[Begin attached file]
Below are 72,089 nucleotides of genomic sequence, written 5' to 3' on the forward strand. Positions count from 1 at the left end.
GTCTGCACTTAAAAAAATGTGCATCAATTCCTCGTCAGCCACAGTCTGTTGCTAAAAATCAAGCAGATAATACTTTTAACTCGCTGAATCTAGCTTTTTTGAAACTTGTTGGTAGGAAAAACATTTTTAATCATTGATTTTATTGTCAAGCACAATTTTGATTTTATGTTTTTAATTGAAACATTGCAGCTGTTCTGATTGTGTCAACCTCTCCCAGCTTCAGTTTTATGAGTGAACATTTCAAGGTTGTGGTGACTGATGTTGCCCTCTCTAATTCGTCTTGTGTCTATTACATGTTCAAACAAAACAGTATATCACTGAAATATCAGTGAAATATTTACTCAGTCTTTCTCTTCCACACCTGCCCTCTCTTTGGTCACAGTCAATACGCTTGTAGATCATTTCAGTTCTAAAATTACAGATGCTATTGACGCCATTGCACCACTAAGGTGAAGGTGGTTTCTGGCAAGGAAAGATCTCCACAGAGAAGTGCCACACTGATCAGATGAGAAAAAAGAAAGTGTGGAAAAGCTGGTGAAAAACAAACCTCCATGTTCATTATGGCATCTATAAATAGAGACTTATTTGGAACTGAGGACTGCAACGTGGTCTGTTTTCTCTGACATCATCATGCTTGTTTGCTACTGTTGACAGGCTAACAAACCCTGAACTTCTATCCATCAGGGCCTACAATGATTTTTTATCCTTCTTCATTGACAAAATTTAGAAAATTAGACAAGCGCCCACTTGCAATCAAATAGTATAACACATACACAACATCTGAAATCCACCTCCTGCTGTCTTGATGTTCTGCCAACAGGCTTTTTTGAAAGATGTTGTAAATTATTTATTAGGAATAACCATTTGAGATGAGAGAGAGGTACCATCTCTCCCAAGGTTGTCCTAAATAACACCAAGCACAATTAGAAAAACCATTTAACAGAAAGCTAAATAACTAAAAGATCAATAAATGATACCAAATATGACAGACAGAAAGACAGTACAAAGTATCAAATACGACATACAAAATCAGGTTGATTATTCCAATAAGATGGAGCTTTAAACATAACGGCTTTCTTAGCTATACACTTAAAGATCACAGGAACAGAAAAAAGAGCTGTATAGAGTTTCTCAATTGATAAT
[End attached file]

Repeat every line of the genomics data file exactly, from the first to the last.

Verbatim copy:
Below are 72,089 nucleotides of genomic sequence, written 5' to 3' on the forward strand. Positions count from 1 at the left end.
GTCTGCACTTAAAAAAATGTGCATCAATTCCTCGTCAGCCACAGTCTGTTGCTAAAAATCAAGCAGATAATACTTTTAACTCGCTGAATCTAGCTTTTTTGAAACTTGTTGGTAGGAAAAACATTTTTAATCATTGATTTTATTGTCAAGCACAATTTTGATTTTATGTTTTTAATTGAAACATTGCAGCTGTTCTGATTGTGTCAACCTCTCCCAGCTTCAGTTTTATGAGTGAACATTTCAAGGTTGTGGTGACTGATGTTGCCCTCTCTAATTCGTCTTGTGTCTATTACATGTTCAAACAAAACAGTATATCACTGAAATATCAGTGAAATATTTACTCAGTCTTTCTCTTCCACACCTGCCCTCTCTTTGGTCACAGTCAATACGCTTGTAGATCATTTCAGTTCTAAAATTACAGATGCTATTGACGCCATTGCACCACTAAGGTGAAGGTGGTTTCTGGCAAGGAAAGATCTCCACAGAGAAGTGCCACACTGATCAGATGAGAAAAAAGAAAGTGTGGAAAAGCTGGTGAAAAACAAACCTCCATGTTCATTATGGCATCTATAAATAGAGACTTATTTGGAACTGAGGACTGCAACGTGGTCTGTTTTCTCTGACATCATCATGCTTGTTTGCTACTGTTGACAGGCTAACAAACCCTGAACTTCTATCCATCAGGGCCTACAATGATTTTTTATCCTTCTTCATTGACAAAATTTAGAAAATTAGACAAGCGCCCACTTGCAATCAAATAGTATAACACATACACAACATCTGAAATCCACCTCCTGCTGTCTTGATGTTCTGCCAACAGGCTTTTTTGAAAGATGTTGTAAATTATTTATTAGGAATAACCATTTGAGATGAGAGAGAGGTACCATCTCTCCCAAGGTTGTCCTAAATAACACCAAGCACAATTAGAAAAACCATTTAACAGAAAGCTAAATAACTAAAAGATCAATAAATGATACCAAATATGACAGACAGAAAGACAGTACAAAGTATCAAATACGACATACAAAATCAGGTTGATTATTCCAATAAGATGGAGCTTTAAACATAACGGCTTTCTTAGCTATACACTTAAAGATCACAGGAACAGAAAAAAGAGCTGTATAGAGTTTCTCAATTGATAAT